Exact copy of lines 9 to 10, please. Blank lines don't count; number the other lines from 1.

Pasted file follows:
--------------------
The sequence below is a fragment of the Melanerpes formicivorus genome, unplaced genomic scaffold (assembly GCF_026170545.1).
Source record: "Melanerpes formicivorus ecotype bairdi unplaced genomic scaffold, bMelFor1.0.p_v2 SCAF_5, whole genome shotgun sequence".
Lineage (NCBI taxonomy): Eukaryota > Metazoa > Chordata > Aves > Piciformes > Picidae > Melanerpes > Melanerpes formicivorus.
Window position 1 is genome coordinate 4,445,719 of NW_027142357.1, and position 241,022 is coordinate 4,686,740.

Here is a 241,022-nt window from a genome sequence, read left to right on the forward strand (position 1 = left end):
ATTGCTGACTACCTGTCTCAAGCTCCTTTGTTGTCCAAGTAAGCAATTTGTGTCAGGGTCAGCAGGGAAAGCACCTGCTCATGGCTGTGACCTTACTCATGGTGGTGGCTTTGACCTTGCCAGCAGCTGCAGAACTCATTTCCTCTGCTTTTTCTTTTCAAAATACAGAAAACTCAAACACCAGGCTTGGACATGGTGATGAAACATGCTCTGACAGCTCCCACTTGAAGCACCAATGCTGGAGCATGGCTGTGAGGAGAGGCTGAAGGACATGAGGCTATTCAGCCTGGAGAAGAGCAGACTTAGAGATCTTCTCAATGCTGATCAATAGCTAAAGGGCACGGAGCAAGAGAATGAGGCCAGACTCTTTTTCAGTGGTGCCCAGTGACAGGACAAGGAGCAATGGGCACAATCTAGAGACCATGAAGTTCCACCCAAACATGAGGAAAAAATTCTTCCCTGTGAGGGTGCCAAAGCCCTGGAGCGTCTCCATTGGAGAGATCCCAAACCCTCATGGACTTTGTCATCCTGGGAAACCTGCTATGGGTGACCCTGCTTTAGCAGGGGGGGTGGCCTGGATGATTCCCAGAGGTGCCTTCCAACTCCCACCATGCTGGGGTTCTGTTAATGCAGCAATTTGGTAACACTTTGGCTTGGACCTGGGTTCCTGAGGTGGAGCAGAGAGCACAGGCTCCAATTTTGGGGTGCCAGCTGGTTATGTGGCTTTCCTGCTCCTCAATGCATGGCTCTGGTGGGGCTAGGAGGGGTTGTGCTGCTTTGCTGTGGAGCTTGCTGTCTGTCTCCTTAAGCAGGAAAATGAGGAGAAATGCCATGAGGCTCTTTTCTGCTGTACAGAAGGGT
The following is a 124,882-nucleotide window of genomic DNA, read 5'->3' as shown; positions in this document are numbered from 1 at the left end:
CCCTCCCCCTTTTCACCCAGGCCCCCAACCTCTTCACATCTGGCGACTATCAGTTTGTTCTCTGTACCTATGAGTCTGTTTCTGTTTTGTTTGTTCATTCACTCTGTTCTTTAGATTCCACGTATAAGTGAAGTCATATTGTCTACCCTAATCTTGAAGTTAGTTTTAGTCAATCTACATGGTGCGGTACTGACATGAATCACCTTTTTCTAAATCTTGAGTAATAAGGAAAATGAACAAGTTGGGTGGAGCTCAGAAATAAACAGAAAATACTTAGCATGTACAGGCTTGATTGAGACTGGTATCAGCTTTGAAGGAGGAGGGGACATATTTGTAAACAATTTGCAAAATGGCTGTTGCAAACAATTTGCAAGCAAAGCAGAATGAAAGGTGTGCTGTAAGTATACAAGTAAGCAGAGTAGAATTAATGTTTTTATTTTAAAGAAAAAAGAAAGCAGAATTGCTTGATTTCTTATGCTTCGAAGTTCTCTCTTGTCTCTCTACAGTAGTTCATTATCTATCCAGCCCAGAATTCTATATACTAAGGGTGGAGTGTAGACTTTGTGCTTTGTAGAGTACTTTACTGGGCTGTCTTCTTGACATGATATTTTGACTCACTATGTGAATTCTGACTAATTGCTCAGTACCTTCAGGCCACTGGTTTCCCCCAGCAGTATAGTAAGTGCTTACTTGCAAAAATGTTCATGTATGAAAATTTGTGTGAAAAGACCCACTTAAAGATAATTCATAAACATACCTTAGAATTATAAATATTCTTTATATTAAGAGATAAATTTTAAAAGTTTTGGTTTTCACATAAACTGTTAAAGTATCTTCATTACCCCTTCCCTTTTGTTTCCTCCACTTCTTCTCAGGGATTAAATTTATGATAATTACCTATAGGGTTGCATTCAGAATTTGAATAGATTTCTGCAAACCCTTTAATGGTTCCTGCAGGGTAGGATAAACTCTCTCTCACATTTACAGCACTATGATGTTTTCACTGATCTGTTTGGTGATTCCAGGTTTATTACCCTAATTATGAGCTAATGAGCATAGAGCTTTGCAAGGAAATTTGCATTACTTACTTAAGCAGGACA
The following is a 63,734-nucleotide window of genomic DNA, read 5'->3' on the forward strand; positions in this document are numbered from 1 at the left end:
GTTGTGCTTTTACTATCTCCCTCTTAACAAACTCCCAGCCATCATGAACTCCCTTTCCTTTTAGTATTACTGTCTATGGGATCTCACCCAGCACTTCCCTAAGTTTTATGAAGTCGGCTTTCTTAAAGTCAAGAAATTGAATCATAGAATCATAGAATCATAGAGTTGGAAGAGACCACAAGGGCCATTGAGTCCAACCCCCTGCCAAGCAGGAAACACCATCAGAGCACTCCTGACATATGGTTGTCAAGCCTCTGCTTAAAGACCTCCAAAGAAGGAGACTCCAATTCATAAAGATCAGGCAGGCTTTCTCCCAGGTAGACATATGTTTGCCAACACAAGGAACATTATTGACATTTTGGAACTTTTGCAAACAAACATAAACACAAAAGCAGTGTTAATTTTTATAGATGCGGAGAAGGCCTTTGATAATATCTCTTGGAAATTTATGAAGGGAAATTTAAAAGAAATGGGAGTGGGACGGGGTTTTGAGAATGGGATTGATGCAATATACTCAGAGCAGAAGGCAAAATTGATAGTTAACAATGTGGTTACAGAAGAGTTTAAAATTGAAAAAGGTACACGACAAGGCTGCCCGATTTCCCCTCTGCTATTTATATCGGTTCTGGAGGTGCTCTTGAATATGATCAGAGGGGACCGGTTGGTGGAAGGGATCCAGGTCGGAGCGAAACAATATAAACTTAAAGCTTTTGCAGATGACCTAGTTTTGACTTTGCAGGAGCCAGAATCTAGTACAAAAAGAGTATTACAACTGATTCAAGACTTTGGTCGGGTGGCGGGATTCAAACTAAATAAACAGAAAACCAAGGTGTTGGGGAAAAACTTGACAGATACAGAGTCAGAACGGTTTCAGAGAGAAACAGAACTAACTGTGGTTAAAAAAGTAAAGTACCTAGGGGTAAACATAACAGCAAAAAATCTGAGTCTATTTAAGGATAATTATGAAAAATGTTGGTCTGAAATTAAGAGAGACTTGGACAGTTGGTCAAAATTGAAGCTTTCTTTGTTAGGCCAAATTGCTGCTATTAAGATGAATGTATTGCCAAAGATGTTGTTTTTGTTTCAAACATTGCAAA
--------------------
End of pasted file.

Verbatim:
The following is a 63,734-nucleotide window of genomic DNA, read 5'->3' on the forward strand; positions in this document are numbered from 1 at the left end:
GTTGTGCTTTTACTATCTCCCTCTTAACAAACTCCCAGCCATCATGAACTCCCTTTCCTTTTAGTATTACTGTCTATGGGATCTCACCCAGCACTTCCCTAAGTTTTATGAAGTCGGCTTTCTTAAAGTCAAGAAATTGAATCATAGAATCATAGAATCATAGAGTTGGAAGAGACCACAAGGGCCATTGAGTCCAACCCCCTGCCAAGCAGGAAACACCATCAGAGCACTCCTGACATATGGTTGTCAAGCCTCTGCTTAAAGACCTCCAAAGAAGGAGACTCCAATTCATAAAGATCAGGCAGGCTTTCTCCCAGGTAGACATATGTTTGCCAACACAAGGAACATTATTGACATTTTGGAACTTTTGCAAACAAACATAAACACAAAAGCAGTGTTAATTTTTATAGATGCGGAGAAGGCCTTTGATAATATCTCTTGGAAATTTATGAAGGGAAATTTAAAAGAAATGGGAGTGGGACGGGGTTTTGAGAATGGGATTGATGCAATATACTCAGAGCAGAAGGCAAAATTGATAGTTAACAATGTGGTTACAGAAGAGTTTAAAATTGAAAAAGGTACACGACAAGGCTGCCCGATTTCCCCTCTGCTATTTATATCGGTTCTGGAGGTGCTCTTGAATATGATCAGAGGGGACCGGTTGGTGGAAGGGATCCAGGTCGGAGCGAAACAATATAAACTTAAAGCTTTTGCAGATGACCTAGTTTTGACTTTGCAGGAGCCAGAATCTAGTACAAAAAGAGTATTACAACTGATTCAAGACTTTGGTCGGGTGGCGGGATTCAAACTAAATAAACAGAAAACCAAGGTGTTGGGGAAAAACTTGACAGATACAGAGTCAGAACGGTTTCAGAGAGAAACAGAACTAACTGTGGTTAAAAAAGTAAAGTACCTAGGGGTAAACATAACAGCAAAAAATCTGAGTCTATTTAAGGATAATTATGAAAAATGTTGGTCTGAAATTAAGAGAGACTTGGACAGTTGGTCAAAATTGAAGCTTTCTTTGTTAGGCCAAATTGCTGCTATTAAGATGAATGTATTGCCAAAGATGTTGTTTTTGTTTCAAACATTGCAAA